The HBO drama series The Wire is best known for its unflinching portrayal of murderous drug dealers, boozing cops, and crooked politicians that infest the urban pathways of Baltimore. This season, (the show's last), much of the action will also center on "The Baltimore Sun," a fictionalized version of the city's real-life publication.
While traditional branding wisdom might not recommend tying the name of a respectable news outlet to a show rife with drugs, cursing, and bloodshed, the pop culture tie-in may be a big life preserver for a rapidly fading industry.
The show's content makes it beloved by its intense fan base, but it has never quite been a blockbuster hit. And making matters more interesting, the show's creator, David Simon - a former Sun reporter who still holds a host of grudges - has made no secret of the fact he will take pointed digs at what he perceives as the flaws and sellouts of the paper.
So what prompted The Baltimore Sun's management to cooperate with the show, even with the knowledge that its portrayal would hardly be a positive one?
Two words: hard times. The Sun is quite emblematic of the newspaper industry as a whole. It is a once-proud paper that has recently been forced to shutter foreign bureaus, slash staff, and, frankly, lose quality in the face of declining economic prospects.
In the same week as the show's premiere, The Sun announced that it was moving its public editor into the newsroom and replacing him with a blog. And in dire times, the much derided "all publicity is good publicity" maxim starts looking a lot more attractive. Especially when said publicity is free.
Sun employees referred questions to a spokesperson, who was not available before press time. But Simon has been vocal about the grudges he holds against two of his former editors there, accusing them of "destroying" the paper and even naming a repellent police sergeant on The Wire after one of them. This season, he said, he hopes to hold all of newspaper journalism up to a critical lens.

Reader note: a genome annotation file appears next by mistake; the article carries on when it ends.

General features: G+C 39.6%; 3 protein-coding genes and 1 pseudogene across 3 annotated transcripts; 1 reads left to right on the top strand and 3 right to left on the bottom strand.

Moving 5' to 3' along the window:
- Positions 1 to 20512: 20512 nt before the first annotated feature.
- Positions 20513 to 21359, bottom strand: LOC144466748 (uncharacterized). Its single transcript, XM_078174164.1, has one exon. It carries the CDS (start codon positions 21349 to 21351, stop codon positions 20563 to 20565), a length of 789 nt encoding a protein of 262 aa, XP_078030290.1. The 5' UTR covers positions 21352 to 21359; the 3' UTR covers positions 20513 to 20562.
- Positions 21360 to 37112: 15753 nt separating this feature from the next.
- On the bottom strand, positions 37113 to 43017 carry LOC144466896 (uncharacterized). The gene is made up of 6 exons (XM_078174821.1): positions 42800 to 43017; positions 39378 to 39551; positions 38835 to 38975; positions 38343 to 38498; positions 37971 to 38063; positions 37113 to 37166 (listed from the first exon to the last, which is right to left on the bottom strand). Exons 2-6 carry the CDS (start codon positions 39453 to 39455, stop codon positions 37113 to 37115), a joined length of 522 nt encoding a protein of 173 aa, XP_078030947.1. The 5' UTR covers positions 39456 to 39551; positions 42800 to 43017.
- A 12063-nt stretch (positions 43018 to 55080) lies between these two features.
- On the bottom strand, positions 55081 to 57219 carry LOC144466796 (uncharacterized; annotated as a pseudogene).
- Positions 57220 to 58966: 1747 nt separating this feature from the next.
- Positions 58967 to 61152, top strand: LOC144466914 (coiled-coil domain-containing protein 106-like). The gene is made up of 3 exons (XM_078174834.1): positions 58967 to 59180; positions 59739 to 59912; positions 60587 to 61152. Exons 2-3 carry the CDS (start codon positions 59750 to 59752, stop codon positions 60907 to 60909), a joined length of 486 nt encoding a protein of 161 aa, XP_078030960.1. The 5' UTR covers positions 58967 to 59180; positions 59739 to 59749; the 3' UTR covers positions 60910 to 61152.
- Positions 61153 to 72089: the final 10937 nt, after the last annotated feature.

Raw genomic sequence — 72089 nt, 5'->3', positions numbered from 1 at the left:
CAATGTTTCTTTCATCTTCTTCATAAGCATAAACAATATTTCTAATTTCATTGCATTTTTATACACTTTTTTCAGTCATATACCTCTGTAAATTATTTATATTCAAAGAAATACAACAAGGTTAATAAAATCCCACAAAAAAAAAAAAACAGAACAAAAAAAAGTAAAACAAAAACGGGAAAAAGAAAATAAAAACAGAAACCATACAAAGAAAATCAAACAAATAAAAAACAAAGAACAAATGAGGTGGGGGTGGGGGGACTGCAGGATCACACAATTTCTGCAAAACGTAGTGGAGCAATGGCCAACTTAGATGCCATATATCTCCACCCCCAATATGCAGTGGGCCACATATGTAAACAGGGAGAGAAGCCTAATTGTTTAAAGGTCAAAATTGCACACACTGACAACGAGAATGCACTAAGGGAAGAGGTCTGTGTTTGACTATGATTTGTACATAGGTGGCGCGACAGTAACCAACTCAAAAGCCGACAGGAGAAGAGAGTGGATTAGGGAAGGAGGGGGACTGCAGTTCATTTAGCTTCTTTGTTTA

"The story line reflects the problems that I saw inherent in journalism," he told the LA Times. "And those problems have to do with more than The Sun and more than those particular editors."
For The Sun, the burning question is whether a season of primetime exposure on HBO (which should at least make the job look dramatic, if not perfectly executed) will actually translate into a measurable business impact.
The product placement, as it were, could certainly sell for millions, and in that sense the storyline is a PR coup. But considering what The Sun and other papers are up against - nationwide economic decline in important advertising sectors, free competition from the Internet, and an entire generation that puts little value in print - the mandate to only pursue PR work that directly drives economic results is a strong one.
So what can The Sun's beleaguered colleagues in the industry take away from all this? The top lesson should be that the dramatic potential of newspapers themselves shouldn't be underestimated. Papers may be financially shaky, but they are an enduring symbol of Americana that are ripe for integration into the Hollywood machine.
Just look what Sex in the City did for Manolo Blahniks, or what movie stars have done for the sexy image of smoking. By those standards, turning old-fashioned print papers into the next intellectual status item could be as close as the end of the season.
A concerted effort by an industry group like the Newspaper Association of America to use the entertainment world to help rebrand papers could have more effect on public perceptions than anything else they could waste their money on - like newspaper ads.